#define CUSTOM_HID_EPIN_SIZE 0x24U // 36 bytes
#define CUSTOM_HID_EPOUT_ADDR 0x01U // OUT Endpoint
#define CUSTOM_HID_EPOUT_SIZE 0x40U // 64 bytes

The ADDR values are the default generated values, and are suitable for just about all situations. The SIZE values are defined when the command report set is created. For USB Full Speed, EPOUT_SIZE is maximum 64 bytes.

Step #4: Set the OUT report buffer size

As generated, the OUT report buffer size is set to 2, as is the template code for the Report Descriptor where all the supported OUT and IN reports are defined. In file usbd_conf.h

// Increases as IN and OUT reports are added.

The OUTREPORT_BUFF_SIZE is used to create the structure that contains the commands sent to the device. Even when no reports have been defined, this value has to be present. REPORT_DESCR_SIZE is absolutely critical, and is the size in bytes of the defined Report Descriptor in file usbd_custom_hid_if.c as generated.

{ 0x00,
0xC0 /* End COLLECTION */

The above Report Descriptor is where the OUT and IN descriptors are defined, and the number of bytes has to be correct. e.g. for the command set we created for the IOC-M-2, this is 424, so we need …


Step #5: More changes for the OUT Report Buffer

In file MiddleWares...usbd_customhid.h, the structure below is declared and modified.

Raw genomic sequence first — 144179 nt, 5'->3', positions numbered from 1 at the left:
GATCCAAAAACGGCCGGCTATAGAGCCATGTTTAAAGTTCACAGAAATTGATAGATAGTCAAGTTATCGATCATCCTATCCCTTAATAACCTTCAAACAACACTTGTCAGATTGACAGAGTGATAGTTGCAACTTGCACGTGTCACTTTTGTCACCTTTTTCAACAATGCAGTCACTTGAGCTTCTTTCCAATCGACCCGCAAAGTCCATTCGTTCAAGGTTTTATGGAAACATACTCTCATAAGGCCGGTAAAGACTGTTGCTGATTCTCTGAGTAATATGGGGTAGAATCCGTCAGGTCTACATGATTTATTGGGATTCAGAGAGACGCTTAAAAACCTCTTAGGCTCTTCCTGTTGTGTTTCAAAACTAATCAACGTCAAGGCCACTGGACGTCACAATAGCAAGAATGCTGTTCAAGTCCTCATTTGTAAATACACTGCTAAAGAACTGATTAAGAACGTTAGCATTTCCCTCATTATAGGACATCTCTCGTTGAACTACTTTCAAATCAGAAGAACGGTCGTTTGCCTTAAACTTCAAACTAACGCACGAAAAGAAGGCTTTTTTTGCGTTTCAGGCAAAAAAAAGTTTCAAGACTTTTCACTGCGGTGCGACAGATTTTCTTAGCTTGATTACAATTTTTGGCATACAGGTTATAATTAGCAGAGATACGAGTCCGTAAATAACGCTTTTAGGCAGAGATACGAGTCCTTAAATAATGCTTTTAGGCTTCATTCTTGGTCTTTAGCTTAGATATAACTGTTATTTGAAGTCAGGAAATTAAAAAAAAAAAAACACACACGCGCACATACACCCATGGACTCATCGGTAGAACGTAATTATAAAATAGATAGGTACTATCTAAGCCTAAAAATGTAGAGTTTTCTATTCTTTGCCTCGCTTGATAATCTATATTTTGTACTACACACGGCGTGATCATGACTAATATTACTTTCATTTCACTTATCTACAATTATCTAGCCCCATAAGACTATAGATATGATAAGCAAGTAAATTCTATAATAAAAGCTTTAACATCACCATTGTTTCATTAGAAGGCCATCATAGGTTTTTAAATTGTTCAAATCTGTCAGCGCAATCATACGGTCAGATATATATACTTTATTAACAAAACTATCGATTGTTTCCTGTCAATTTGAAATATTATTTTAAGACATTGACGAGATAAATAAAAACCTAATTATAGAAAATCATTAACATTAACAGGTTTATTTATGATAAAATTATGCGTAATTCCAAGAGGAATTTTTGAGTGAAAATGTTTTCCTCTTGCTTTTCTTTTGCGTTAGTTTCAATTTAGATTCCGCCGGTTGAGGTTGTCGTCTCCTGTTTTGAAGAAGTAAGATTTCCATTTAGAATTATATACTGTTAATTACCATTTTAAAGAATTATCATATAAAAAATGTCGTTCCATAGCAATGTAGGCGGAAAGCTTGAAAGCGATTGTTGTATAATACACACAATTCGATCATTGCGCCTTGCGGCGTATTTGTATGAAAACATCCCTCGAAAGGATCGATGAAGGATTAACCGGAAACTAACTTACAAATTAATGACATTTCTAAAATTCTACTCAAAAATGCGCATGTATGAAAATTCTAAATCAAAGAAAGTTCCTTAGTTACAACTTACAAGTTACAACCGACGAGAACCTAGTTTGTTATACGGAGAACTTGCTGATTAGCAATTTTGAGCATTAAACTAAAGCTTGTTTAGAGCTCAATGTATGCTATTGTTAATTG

typedef struct _USBD_CUSTOM_HID_Itf
   uint8_t *pReport;
   int8_t (* Init) (void);
   int8_t (* DeInit) (void);
   // PiXCL: the output was originally 2 bytes, but now needs 
   // a buffer CUSTOM_HID_EPOUT_SIZE
   // int8_t (* OutEvent) (uint8_t, uint8_t); Changed to below
   int8_t (* OutEvent) (uint8_t*); // See used in usbd_customhid.c

The change to the OutEvent buffer to an array from 2 bytes also requires updates to usbd_customhid.c

static uint8_t  
USBD_CUSTOM_HID_DataOut(USBD_HandleTypeDef *pdev, uint8_t epnum)
USBD_CUSTOM_HID_HandleTypeDef *hhid =
(USBD_CUSTOM_HID_HandleTypeDef *)pdev->pClassData;
PiXCL: Original default code. Replaced because hhid->Report_buf is an array, not two bytes
((USBD_CUSTOM_HID_ItfTypeDef *)pdev->pUserData)->OutEvent(hhid->Report_buf[0], hhid->Report_buf[1]);
((USBD_CUSTOM_HID_ItfTypeDef *)pdev->pUserData)->OutEvent(hhid->Report_buf);